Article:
Book Review – Art Jewelry Today

Art Jewelry Today by Dona Meilach is an ambitious, sumptuously illustrated book. It is logically organized, with the most successful chapters covering materials and techniques. The book functions best, therefore, as a handmade jewelry primer. Nonetheless, the author attempts to do much more, and as an overview of the current state of this thirty-year movement, which the title, foreword, and lavish presentation imply, it fails.

Art Jewelry Today
By Dona Z. MeilachManufacturer: Schiffer Publishing
Release data: May, 2003

The very term “art jewelry” has been bandied about so much within the past few decades that one must endeavor to apply the designation correctly, and, when attempting a book of this scope, fairly comprehensively. It would be impossible to include every artist jeweler working at this moment in time; therefore, the author should have chosen more carefully or qualified her objectives. It would have been preferable to narrow the boundaries and cover only one aspect of the movement, for example, American jewelers, noble materials, jewelry inspired by nature, or large-scale works. Although Meilach states that jewelers from 14 countries are represented, the omissions are disturbing. She ignores many of the major Europeans, such as David Watkins, Wendy Ramshaw, Gijs Bakker, Manfred Bischoff, Esther Knobel, Peter Skubic, Ramon Puig Cuyas, and Giampaolo Babetto, in favor of examples that are often puzzling.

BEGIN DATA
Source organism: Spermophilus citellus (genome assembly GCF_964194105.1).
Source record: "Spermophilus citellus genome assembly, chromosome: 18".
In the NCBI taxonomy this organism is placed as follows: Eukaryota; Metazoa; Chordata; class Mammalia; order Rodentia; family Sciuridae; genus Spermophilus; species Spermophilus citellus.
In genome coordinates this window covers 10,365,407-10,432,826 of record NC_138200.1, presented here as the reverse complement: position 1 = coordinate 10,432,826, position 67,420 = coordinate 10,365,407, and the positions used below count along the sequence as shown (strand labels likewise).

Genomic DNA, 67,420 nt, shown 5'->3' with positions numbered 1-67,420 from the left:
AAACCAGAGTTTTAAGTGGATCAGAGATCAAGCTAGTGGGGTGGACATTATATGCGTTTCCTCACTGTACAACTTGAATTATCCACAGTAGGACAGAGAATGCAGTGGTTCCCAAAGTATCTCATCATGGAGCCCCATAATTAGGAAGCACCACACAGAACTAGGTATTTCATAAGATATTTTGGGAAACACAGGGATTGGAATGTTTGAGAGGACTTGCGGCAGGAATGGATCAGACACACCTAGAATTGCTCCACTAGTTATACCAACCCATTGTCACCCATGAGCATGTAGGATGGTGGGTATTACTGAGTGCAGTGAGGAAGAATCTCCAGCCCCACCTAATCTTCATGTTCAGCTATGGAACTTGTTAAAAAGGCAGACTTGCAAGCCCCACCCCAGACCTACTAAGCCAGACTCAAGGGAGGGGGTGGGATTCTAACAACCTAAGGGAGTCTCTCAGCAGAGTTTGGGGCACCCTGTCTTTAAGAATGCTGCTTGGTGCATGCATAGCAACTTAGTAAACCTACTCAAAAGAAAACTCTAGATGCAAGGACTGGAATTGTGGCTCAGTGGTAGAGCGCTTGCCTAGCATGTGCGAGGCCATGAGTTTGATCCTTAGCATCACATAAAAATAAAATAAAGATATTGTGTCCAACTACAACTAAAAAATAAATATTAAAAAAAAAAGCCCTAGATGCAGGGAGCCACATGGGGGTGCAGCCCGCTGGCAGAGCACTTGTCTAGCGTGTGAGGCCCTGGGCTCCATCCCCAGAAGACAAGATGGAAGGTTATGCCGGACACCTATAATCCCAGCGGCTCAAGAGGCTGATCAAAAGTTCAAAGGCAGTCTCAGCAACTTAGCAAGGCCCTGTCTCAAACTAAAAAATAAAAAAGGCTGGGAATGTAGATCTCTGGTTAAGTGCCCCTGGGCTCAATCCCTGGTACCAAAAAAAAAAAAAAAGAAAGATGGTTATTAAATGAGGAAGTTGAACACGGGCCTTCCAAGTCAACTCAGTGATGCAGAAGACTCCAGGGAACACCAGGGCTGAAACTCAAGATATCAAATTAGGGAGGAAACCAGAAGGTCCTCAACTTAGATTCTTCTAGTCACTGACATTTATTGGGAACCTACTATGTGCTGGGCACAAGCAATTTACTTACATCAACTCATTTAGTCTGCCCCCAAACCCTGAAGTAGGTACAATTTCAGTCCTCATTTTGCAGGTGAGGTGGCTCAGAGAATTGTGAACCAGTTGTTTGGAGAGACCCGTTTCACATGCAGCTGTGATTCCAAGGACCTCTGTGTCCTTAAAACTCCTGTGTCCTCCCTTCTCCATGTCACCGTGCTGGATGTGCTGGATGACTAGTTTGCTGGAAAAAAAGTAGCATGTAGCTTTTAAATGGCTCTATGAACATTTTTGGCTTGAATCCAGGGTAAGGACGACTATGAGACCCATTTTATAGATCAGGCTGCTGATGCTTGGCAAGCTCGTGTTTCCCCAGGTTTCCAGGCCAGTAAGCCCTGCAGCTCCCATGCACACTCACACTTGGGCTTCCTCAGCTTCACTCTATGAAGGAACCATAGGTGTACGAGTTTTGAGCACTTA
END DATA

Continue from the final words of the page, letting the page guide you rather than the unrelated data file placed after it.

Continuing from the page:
Apparently, the jewelers were selected from entrants and suggestions provided by certain professionals in the craft-as-art field. Meilach, however, offers a biased view. Too many of the pieces presented are over-decorated; and she all but ignores works that are pure or minimal. Donald Friedlich’s subtle, structured pins and Svatopluk Kasaly’s elegantly graceful neckpieces are exceptions. Galleries that show a broad range of contemporary jewelry, including the restrained approach, such as Jeweler’s Werk, Charon Kransen, Sienna, Ra, Marzee, V&V, Spektrum, and Biro, don’t appear to have been consulted.